Europeanists during the Interwar Period


The Europeanists of the interwar period, deeply marked by World War One and obsessively fearing decline, saw the notion of a united Europe, and French-German rapprochement in particular, as the only way of maintaining lasting peace on the continent. They formed a heterogeneous series of more or less organized movements with very diverse aims, and were joined by intellectuals and isolated militants. Although their often highly ambitious political projects hardly translated into concrete reality, the same was not true of a number of more limited and realistic economic initiatives. Confronted by the crisis, totalitarian regimes, and the spectre of a new global conflict, the 1930s saw the scattering of the Europeanist galaxy.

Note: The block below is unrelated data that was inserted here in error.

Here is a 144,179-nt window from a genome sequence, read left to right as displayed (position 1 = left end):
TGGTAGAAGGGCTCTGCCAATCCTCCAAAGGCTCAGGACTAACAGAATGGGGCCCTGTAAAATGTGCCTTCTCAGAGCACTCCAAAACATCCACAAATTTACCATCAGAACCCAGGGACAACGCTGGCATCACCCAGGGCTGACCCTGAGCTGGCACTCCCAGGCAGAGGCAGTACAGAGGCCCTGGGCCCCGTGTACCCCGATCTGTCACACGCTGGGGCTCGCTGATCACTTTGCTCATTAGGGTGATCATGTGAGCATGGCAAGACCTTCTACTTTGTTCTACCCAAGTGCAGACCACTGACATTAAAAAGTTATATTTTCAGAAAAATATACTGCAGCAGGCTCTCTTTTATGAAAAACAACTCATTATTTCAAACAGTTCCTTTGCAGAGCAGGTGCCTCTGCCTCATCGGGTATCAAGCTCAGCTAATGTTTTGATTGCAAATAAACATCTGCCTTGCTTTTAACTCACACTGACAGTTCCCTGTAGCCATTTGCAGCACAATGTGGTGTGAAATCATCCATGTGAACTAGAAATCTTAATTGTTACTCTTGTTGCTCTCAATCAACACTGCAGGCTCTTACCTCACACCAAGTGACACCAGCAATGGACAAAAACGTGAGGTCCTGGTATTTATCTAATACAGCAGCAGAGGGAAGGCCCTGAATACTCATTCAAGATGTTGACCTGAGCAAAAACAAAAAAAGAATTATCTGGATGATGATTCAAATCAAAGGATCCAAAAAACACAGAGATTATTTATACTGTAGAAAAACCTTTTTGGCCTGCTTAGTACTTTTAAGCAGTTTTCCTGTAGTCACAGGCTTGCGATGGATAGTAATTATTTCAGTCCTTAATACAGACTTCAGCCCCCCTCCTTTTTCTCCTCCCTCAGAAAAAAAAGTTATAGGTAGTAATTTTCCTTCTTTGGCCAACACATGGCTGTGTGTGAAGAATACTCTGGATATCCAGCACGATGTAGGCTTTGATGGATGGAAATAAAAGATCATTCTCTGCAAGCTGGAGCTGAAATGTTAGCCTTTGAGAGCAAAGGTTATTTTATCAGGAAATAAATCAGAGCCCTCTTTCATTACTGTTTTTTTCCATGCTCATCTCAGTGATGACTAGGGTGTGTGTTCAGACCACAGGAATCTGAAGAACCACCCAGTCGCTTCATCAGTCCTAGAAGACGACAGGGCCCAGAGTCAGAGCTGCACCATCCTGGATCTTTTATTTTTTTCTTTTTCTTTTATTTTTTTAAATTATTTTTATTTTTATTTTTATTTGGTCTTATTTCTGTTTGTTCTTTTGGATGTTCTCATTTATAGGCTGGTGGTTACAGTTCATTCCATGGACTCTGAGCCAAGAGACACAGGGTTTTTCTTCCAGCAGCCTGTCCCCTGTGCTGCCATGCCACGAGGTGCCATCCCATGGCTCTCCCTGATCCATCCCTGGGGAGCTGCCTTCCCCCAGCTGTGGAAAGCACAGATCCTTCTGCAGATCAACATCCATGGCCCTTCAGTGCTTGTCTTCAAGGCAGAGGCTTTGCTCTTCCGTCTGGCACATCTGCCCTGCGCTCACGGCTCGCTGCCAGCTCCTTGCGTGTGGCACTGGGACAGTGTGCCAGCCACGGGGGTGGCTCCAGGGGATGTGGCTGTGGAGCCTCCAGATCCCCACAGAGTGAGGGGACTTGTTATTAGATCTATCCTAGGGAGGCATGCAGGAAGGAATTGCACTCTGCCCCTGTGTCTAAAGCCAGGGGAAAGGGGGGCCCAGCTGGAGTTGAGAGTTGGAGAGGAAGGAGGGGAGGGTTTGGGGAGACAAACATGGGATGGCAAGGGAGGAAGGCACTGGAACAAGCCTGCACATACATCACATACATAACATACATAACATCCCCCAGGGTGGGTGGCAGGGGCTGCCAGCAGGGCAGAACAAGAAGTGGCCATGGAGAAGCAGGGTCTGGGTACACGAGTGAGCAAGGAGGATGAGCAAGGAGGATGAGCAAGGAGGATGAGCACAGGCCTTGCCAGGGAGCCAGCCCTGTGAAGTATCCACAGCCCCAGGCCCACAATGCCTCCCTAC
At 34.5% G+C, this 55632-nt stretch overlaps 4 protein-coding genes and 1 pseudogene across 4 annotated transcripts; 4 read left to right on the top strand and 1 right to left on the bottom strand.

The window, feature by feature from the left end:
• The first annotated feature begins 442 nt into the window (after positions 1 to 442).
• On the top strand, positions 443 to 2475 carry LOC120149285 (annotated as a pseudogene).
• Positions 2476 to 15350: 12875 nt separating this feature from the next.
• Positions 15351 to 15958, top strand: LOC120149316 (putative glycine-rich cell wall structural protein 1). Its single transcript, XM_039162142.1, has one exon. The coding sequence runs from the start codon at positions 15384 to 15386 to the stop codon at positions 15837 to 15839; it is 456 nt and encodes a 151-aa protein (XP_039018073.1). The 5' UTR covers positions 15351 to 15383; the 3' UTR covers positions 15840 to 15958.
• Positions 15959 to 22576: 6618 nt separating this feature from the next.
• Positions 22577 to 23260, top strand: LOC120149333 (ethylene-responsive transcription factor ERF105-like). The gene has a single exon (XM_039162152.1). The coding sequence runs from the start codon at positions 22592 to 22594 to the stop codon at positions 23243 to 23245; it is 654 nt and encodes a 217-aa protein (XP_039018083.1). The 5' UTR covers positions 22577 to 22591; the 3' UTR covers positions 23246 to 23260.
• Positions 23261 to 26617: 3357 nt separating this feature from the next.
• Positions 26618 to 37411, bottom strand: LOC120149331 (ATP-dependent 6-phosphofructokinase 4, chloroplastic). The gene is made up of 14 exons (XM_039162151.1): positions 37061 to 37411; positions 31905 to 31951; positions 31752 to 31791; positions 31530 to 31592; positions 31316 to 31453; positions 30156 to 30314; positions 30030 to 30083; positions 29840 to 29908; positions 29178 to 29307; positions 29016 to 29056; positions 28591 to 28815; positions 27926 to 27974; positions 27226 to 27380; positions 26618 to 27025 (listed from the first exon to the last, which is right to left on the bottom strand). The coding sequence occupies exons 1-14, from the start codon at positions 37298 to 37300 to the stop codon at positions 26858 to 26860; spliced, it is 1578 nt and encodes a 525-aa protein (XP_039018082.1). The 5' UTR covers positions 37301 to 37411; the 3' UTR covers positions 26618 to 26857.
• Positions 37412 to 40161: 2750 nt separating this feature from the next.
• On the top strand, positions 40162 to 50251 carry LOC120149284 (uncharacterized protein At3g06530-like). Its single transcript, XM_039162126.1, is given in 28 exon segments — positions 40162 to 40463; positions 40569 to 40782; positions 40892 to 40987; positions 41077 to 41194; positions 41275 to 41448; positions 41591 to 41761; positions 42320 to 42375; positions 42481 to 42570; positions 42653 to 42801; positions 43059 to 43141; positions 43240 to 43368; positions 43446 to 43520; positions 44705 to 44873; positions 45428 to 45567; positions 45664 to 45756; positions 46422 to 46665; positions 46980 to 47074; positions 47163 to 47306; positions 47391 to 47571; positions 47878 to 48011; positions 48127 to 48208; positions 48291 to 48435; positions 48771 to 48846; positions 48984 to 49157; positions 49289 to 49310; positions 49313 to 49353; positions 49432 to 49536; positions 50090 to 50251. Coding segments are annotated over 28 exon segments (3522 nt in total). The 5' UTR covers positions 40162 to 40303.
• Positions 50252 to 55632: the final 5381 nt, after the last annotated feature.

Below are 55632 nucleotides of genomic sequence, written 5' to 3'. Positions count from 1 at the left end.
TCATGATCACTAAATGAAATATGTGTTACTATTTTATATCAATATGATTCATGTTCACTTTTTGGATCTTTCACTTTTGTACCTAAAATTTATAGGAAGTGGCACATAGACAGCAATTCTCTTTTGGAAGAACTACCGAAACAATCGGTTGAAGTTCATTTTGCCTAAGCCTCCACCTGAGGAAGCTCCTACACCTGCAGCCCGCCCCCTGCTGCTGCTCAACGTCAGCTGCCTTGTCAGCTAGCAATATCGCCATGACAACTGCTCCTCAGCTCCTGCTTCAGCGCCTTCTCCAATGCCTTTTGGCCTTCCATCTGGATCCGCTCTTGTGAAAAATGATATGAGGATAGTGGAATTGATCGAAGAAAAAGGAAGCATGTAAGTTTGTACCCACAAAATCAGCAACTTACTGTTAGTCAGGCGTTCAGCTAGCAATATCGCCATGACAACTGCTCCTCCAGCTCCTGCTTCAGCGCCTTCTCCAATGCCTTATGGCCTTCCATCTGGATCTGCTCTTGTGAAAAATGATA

Caricature by Derso and Kelen, published in Le Rire, September 26, 1931 (on the occasion of the 12th General Assembly of the LN, the Rire published a special issue entitled “Le testament de Genève” [The Geneva Testament], lavishly illustrated by the caricaturists Derso and Kelen).